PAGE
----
The utter strangeness of this Ptolemaic system to our present habits of thought causes us to forget how long it lasted. Although it was in 1543 that Copernicus propounded the other system, and although the views of Copernicus struggled gradually into the belief of subsequent astronomers, and had further demonstration given them by Galileo (1610-1616), the Ptolemaic or Alphonsine system, with its ten Spheres enclosing the stationary Earth at different distances, and wheeling round it in a complex combination of their separate motions, retained its prevalence in the popular mind of Europe, and even in the scientific world, till the end of the seventeenth century. Hence all the literature of England, and of other countries, down to that date, is latently cast in the imaginative mould of that system, and is full of its phraseology and of suggestions from it. When Shakespeare speaks of the stars starting from their spheres," he means from the Ptolemaic Spheres; and, similarly, the word "sphere" in our old poetry has generally this meaning. Indeed, it retains this meaning in some of our still current expressions, as "This is not my sphere," "You are out of your sphere," &c. A full examination of our old literature in the light of the principle of criticism here suggested-i.e. with the recollection that it was according to the Ptolemaic conception of the Universe, and not according to the Copernican,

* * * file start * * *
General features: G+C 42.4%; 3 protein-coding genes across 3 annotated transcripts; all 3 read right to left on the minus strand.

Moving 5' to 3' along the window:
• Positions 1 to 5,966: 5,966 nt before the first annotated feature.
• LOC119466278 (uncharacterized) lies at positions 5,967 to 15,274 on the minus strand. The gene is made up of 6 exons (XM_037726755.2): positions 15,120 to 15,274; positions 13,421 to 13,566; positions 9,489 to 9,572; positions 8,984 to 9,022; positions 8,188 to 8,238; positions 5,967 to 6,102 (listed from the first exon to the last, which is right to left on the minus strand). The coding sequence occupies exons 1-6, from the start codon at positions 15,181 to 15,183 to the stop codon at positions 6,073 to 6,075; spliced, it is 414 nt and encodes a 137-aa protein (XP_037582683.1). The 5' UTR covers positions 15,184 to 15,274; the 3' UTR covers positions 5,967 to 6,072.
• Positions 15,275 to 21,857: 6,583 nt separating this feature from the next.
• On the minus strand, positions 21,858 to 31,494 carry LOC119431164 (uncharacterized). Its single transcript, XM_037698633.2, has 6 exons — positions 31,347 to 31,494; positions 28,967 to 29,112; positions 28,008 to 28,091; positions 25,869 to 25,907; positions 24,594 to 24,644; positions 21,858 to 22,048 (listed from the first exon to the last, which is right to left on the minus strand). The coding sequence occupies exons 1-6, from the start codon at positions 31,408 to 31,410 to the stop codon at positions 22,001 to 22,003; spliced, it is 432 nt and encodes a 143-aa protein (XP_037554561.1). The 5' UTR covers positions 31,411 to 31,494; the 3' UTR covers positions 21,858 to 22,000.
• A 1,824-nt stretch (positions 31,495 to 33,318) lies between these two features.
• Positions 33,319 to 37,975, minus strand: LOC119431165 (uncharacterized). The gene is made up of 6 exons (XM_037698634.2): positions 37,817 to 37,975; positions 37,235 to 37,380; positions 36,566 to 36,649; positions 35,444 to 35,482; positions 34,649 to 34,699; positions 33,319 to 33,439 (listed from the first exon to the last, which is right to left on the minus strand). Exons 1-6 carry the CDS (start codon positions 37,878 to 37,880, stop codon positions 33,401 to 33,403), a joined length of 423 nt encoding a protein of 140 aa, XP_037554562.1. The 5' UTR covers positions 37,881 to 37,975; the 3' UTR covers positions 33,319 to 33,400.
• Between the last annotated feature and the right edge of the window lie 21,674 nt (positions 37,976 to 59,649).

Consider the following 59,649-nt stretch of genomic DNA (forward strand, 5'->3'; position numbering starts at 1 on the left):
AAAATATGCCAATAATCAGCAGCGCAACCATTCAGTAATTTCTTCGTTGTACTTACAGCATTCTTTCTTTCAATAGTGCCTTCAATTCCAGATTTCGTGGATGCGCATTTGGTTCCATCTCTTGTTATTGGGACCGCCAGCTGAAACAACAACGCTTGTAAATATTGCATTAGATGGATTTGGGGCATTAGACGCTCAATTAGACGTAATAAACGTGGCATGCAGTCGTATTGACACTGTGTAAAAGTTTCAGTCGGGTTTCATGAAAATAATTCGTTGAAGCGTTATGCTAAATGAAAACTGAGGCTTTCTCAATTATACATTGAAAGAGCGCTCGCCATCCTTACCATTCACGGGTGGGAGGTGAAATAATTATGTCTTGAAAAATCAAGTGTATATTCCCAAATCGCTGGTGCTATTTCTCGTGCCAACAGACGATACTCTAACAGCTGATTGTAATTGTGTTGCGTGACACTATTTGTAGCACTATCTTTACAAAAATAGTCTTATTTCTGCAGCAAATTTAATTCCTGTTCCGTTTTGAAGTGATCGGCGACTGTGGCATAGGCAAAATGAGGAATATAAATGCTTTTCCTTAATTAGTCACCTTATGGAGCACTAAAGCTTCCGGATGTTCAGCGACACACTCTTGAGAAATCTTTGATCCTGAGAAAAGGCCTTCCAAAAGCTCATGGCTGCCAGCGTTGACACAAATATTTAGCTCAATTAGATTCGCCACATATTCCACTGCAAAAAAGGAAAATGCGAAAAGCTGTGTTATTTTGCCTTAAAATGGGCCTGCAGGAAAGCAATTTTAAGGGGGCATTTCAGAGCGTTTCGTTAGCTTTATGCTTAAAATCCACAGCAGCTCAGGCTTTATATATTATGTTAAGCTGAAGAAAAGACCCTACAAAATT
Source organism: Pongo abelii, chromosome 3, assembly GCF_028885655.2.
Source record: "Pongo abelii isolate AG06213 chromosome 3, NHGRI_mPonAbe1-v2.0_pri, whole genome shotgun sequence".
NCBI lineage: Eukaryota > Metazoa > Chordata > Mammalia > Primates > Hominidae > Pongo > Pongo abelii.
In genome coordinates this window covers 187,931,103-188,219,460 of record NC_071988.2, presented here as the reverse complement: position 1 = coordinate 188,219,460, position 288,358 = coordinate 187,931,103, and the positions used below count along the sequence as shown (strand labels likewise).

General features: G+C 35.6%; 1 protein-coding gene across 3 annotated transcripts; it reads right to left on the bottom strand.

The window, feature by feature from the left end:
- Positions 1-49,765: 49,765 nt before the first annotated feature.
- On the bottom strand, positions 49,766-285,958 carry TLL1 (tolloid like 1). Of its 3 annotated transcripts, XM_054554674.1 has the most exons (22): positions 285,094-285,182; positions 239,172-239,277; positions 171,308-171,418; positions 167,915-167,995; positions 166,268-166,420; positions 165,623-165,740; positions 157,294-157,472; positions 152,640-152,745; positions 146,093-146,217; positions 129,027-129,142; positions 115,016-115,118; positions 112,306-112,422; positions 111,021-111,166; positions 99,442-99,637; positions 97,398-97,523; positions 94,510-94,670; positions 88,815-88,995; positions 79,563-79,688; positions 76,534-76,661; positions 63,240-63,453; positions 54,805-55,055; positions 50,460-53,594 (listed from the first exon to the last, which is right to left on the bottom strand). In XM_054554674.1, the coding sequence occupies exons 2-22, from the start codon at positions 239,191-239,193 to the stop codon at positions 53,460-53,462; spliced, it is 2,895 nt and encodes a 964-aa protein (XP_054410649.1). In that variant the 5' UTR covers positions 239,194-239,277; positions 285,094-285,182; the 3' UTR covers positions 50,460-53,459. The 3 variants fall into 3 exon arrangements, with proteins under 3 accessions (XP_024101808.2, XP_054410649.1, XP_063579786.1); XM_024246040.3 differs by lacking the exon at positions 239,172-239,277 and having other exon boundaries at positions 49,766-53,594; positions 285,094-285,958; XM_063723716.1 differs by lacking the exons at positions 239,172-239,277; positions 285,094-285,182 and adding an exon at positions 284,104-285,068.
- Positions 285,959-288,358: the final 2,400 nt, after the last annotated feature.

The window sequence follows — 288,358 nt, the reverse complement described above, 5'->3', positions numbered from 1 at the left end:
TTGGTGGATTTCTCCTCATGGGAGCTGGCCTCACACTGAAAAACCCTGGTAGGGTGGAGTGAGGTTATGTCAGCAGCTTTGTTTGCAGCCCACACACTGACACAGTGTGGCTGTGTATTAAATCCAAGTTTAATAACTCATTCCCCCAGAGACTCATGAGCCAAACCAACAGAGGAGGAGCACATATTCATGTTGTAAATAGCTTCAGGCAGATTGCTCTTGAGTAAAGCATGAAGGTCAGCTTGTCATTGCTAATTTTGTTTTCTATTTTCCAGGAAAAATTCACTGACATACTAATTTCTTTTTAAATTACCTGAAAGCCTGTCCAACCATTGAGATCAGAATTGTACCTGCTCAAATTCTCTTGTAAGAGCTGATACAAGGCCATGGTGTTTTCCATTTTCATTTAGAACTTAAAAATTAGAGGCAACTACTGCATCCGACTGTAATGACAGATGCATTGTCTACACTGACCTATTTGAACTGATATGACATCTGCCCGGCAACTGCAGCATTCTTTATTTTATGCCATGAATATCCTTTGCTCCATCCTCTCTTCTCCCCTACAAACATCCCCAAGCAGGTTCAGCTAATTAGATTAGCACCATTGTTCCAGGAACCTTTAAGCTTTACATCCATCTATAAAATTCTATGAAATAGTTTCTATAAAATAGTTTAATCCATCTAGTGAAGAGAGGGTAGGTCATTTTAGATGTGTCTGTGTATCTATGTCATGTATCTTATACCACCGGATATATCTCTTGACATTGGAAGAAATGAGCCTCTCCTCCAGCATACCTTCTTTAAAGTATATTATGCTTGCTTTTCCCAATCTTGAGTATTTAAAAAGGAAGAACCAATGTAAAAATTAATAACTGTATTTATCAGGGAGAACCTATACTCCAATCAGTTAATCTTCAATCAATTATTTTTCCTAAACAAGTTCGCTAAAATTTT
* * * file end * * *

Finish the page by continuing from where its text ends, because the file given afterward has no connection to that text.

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that our old poets thought of things and expressed their thoughts -might lead to curious results. We are concerned at present, however, with Milton only.

In Milton's case we are presented with the interesting phenomenon of a mind apparently uncertain to the last which of the two systems, the Ptolemaic or the Copernican, was the true one, or perhaps beginning to be persuaded of the higher probability of the Copernican, but yet retaining the Ptolemaic for poetical purposes. For Milton's life (1608-1674) coincides with the period of the struggle between the two systems. In his boyhood and youth he had, doubtless, inherited the general or Ptolemaic belief that in which Shakespeare died. Here, for example, is what everybody was reading during Milton's youth in that favourite book, Sylvester's Translation of Du Bartas :—

"As the ague-sick upon his shivering pallet
Delays his health oft to delight his palate,